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Are parents putting too much weight on their child's report card?
It doesn’t feel like June outside, but inside Toronto schools students are gearing up for their summer break—and with that comes report cards.
For many parents, report cards are a measure of their child’s success, but one expert suggests that parents are going about the marking system all wrong.
"My problem is how fixated parents are on the report card and how that tool does not keep kids motivated or take ownership for the learning process,” says parenting expert Alyson Schafer.
Schafer believes report cards do not tell the whole story about how a child is doing in school. Instead, she said it should be considered a summary.
"We have narrowly defined that the only way to succeed in childhood is to be an academic, to get straight A's -- somehow if you're not achieving, you're not going to have a place in life," she said.
Toronto-resident Girish Gulraja has a six-year-old child and says he has “mixed” feelings about report cards.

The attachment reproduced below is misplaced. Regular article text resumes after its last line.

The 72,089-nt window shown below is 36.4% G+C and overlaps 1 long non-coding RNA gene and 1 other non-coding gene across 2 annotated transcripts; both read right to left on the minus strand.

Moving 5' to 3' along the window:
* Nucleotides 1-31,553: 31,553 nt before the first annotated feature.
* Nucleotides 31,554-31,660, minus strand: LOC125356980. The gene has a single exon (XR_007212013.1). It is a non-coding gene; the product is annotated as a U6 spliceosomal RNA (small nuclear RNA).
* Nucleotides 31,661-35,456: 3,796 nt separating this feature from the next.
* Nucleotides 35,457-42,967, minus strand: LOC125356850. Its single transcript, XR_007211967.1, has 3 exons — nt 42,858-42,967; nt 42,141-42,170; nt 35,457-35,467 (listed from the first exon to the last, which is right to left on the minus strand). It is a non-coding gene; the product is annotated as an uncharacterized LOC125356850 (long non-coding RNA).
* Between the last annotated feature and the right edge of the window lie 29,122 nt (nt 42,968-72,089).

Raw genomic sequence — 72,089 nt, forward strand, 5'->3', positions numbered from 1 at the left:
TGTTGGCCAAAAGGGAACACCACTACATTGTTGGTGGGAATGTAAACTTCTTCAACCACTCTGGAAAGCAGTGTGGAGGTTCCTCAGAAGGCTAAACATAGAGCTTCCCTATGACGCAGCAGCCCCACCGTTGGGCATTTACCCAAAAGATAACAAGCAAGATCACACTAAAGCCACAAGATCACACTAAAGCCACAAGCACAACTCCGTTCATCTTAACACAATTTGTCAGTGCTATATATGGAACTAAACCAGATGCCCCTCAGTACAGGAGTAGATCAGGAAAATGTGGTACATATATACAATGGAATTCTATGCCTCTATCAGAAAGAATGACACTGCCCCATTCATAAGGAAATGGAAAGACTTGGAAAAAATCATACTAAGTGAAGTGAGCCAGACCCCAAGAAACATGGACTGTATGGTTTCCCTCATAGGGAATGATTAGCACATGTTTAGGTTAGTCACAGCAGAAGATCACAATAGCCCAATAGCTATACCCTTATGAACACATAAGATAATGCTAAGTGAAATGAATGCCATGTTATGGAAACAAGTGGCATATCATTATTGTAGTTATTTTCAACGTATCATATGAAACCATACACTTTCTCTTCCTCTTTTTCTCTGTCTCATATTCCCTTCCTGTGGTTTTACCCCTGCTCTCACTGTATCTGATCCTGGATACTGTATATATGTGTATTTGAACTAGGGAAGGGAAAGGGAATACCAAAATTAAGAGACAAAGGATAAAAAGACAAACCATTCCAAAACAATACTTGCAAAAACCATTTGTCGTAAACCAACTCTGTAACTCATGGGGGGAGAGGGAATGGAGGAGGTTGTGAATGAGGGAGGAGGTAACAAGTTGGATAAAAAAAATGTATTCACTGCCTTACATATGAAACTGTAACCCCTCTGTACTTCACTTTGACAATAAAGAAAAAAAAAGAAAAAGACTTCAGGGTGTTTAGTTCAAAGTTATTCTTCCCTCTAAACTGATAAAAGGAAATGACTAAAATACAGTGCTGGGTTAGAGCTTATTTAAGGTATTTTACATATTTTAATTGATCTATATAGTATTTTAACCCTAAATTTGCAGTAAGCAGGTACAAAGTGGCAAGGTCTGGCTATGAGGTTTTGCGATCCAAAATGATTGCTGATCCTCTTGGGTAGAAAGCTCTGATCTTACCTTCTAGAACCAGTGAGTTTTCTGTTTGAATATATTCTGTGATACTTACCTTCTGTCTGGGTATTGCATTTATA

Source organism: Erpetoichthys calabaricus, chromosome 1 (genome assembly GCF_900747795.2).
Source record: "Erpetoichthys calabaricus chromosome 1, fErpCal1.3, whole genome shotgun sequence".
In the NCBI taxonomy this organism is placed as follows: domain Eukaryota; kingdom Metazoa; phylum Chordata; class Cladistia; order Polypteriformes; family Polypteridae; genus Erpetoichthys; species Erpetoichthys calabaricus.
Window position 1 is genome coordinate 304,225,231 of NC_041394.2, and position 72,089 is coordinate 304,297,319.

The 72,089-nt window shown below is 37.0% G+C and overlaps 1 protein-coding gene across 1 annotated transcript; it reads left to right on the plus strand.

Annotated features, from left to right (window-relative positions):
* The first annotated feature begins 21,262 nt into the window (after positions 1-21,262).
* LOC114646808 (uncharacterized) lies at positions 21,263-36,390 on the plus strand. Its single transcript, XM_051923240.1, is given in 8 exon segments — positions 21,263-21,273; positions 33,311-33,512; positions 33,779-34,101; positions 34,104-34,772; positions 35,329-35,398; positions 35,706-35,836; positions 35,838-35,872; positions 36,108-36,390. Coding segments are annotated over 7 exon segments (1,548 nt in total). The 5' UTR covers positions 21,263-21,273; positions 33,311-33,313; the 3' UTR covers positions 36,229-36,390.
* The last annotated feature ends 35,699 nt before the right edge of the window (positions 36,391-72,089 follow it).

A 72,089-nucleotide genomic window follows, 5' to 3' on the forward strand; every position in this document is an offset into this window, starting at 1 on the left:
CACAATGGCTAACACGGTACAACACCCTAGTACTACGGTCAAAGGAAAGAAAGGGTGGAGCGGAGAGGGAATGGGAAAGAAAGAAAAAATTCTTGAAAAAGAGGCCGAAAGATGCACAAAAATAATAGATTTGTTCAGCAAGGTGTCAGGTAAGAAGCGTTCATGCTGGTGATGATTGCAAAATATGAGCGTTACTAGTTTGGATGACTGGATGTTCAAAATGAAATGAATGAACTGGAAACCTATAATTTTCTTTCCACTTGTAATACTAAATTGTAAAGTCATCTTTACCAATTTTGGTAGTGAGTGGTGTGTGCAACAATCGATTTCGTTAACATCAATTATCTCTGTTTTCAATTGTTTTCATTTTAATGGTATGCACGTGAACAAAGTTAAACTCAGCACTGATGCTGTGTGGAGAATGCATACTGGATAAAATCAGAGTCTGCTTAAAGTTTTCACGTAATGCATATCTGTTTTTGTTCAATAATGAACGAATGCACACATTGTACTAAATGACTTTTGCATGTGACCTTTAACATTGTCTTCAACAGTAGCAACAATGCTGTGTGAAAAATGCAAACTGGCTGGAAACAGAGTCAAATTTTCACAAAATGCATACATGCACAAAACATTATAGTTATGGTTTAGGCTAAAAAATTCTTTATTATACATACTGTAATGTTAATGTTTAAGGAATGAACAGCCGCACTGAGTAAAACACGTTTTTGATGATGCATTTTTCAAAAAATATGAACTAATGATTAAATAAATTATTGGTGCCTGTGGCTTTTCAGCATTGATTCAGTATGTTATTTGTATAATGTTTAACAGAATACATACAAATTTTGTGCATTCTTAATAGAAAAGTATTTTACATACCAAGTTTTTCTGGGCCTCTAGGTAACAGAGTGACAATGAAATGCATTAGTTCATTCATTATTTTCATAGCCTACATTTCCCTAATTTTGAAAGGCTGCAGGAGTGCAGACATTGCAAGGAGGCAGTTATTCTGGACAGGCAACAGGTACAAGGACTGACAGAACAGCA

“I'm not sure if it makes sense anymore to have a report card,” he tells CTV News Toronto.
But other parents disagree.
"If there are no grades at all what is the motivation,” says Marina Nazarova.
Elementary school teacher Jillian Klein tells CTV News Toronto that the report card assessment is just a “snap shot” of a child’s progress.
Klein suggests that parents speak to their child's teacher before their report card comes home so they are not surprised by the grades.
"Definitely should not be the first time the parents are hearing about how well their child is doing. There should be communication particularly if there is some struggle."
Klein also says that reviewing the comments is just as important as the actual grades assigned to each subject.
Schafer suggests that parents read through the report card with their children—and then put it away and regroup after a much needed break this summer.